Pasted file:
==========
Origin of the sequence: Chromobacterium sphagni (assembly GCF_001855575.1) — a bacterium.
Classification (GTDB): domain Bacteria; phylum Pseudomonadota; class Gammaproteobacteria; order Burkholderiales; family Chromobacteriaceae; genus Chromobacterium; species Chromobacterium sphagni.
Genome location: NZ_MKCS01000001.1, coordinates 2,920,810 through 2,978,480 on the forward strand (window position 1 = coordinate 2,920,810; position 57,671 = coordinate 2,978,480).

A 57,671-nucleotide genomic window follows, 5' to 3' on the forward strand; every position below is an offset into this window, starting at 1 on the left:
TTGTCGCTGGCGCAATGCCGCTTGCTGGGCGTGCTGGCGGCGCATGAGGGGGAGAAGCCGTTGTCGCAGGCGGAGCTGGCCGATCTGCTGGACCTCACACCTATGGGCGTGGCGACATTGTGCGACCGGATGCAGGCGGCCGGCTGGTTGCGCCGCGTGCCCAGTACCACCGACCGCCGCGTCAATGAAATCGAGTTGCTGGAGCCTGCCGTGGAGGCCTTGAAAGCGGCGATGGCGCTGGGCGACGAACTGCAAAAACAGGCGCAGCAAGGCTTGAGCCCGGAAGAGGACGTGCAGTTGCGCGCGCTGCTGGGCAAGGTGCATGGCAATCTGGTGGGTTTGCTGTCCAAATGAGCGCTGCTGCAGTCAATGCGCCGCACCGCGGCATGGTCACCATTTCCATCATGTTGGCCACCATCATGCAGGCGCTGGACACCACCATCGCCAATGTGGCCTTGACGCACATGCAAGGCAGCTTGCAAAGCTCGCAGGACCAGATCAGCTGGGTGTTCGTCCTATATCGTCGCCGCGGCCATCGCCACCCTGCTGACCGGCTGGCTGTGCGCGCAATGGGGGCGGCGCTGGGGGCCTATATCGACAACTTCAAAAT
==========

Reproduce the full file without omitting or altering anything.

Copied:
Origin of the sequence: Chromobacterium sphagni (assembly GCF_001855575.1) — a bacterium.
Classification (GTDB): domain Bacteria; phylum Pseudomonadota; class Gammaproteobacteria; order Burkholderiales; family Chromobacteriaceae; genus Chromobacterium; species Chromobacterium sphagni.
Genome location: NZ_MKCS01000001.1, coordinates 2,920,810 through 2,978,480 on the forward strand (window position 1 = coordinate 2,920,810; position 57,671 = coordinate 2,978,480).

A 57,671-nucleotide genomic window follows, 5' to 3' on the forward strand; every position below is an offset into this window, starting at 1 on the left:
TTGTCGCTGGCGCAATGCCGCTTGCTGGGCGTGCTGGCGGCGCATGAGGGGGAGAAGCCGTTGTCGCAGGCGGAGCTGGCCGATCTGCTGGACCTCACACCTATGGGCGTGGCGACATTGTGCGACCGGATGCAGGCGGCCGGCTGGTTGCGCCGCGTGCCCAGTACCACCGACCGCCGCGTCAATGAAATCGAGTTGCTGGAGCCTGCCGTGGAGGCCTTGAAAGCGGCGATGGCGCTGGGCGACGAACTGCAAAAACAGGCGCAGCAAGGCTTGAGCCCGGAAGAGGACGTGCAGTTGCGCGCGCTGCTGGGCAAGGTGCATGGCAATCTGGTGGGTTTGCTGTCCAAATGAGCGCTGCTGCAGTCAATGCGCCGCACCGCGGCATGGTCACCATTTCCATCATGTTGGCCACCATCATGCAGGCGCTGGACACCACCATCGCCAATGTGGCCTTGACGCACATGCAAGGCAGCTTGCAAAGCTCGCAGGACCAGATCAGCTGGGTGTTCGTCCTATATCGTCGCCGCGGCCATCGCCACCCTGCTGACCGGCTGGCTGTGCGCGCAATGGGGGCGGCGCTGGGGGCCTATATCGACAACTTCAAAAT